Congratulations Gerald Vizenor! The American Haiku Archives has appointed Vizenor as the Honorary Curator for 2021–2022 . The appointment recognizes Vizenor’s extensive work with and publishing haiku over seven decades.
Gerald Vizenor first learned of haiku while serving in the Army in northern Japan in the early 1950s. “Haiku,” he says, “inspired me on the road as a soldier in another culture and gently turned me back to the seasons, back to the traces of nature and the tease of native reason and memories. The imagistic scenes of haiku were neither exotic nor obscure to me.”
Vizenor’s most recent publication of haikus is Favor of Crows: New and Collected Haiku (Wesleyan University Press 2014). In the introduction to the book, Vizenor writes about the anishinaabe tradition of “dream songs.” In his ethnography Chippewa Customs, anthropologist Francis Densomore writes that the “ability to dream was cultivated from earliest childhood…thus the imagination was stimulated, and there arose a keen desire to see something extraordinary in sleep.” The anishinaabe believe that their dreams offer visions of previous existences. The anishinaabe wrote dream songs in order to honor their dreams, a form that Vizenor says resembles the haiku:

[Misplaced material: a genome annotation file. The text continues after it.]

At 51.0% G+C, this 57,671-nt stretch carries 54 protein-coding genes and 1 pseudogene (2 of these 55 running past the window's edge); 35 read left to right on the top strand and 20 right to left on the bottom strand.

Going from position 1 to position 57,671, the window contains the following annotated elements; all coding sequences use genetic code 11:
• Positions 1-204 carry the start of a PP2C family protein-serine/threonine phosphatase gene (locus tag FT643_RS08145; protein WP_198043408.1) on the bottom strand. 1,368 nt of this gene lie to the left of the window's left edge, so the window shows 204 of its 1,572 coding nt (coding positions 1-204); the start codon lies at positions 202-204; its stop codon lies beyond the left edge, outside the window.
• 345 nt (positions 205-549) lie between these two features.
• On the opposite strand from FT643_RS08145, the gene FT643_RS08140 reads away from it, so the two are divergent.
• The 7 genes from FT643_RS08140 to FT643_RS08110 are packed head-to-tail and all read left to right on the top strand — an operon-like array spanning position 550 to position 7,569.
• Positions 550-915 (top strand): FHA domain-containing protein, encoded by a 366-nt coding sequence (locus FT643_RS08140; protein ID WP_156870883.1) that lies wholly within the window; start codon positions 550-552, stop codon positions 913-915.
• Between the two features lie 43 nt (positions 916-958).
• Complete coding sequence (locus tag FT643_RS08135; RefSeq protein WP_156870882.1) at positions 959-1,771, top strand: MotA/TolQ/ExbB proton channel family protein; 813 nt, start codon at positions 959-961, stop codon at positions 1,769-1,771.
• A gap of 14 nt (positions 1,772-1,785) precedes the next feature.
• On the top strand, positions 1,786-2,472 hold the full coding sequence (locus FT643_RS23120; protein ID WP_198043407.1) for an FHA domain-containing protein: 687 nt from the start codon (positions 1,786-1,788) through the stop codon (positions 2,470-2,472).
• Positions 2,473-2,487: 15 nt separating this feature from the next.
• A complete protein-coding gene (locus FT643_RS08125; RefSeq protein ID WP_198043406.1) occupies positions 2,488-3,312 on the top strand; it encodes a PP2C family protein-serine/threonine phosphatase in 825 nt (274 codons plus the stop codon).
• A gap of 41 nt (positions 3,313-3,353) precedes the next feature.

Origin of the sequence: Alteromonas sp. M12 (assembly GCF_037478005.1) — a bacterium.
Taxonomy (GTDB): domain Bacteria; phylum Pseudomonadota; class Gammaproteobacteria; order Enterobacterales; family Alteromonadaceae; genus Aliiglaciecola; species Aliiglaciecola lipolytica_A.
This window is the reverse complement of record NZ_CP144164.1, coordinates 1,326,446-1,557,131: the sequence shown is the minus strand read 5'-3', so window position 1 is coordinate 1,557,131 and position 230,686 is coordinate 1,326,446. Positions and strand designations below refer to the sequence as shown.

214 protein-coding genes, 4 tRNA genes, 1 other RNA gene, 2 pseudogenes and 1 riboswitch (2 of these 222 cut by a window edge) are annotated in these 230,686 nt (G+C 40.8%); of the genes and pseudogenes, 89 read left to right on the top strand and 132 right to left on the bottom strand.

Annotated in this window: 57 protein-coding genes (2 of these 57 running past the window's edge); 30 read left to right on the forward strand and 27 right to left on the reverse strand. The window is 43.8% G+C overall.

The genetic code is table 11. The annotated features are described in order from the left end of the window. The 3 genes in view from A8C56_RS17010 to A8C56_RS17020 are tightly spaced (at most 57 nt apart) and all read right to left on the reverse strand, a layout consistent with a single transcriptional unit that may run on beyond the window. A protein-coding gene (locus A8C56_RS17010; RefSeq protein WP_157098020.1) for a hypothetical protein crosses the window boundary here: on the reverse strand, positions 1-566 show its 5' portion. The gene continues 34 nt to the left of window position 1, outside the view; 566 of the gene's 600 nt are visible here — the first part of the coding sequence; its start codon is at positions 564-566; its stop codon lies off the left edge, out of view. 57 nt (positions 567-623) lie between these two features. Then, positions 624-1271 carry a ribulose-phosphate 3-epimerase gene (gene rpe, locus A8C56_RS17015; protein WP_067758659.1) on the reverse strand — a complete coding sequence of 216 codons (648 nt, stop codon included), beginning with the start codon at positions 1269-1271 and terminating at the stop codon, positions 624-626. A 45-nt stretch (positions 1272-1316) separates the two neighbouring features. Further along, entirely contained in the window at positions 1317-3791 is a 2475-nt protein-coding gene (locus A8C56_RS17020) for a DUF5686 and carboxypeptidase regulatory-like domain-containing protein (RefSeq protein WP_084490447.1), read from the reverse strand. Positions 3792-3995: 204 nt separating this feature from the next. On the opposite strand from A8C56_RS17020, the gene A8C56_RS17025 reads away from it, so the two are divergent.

“Haiku scenes and anishinaabe dream songs are moments of creation, and, in that sense, the actual experiences of nature are survivance. The anishinaabe dream songs are imagistic visions of motion and, at the same time, a personal tease of nature. Haiku scenes and dream songs are created by natural reason, a sense of presence, and not by aesthetic theories….My introduction to haiku, by chance of the military, made it easier to understand natural reason and the survivance of native dream songs and literature. How ironic that my service as a sol- dier would lead to a literary association of haiku, and an overture to anishinaabe dream songs. Truly, haiku enhanced my percep- tion and experience of dream songs, and my consideration of native reason, comparative philosophies, and survivance.”
Other recent works include the historical novel Native Tributes (Wesleyan University Press 2018) and Satie on the Seine: Letters to the Heirs of the Fur Trade (Wesleyan University Press 2020).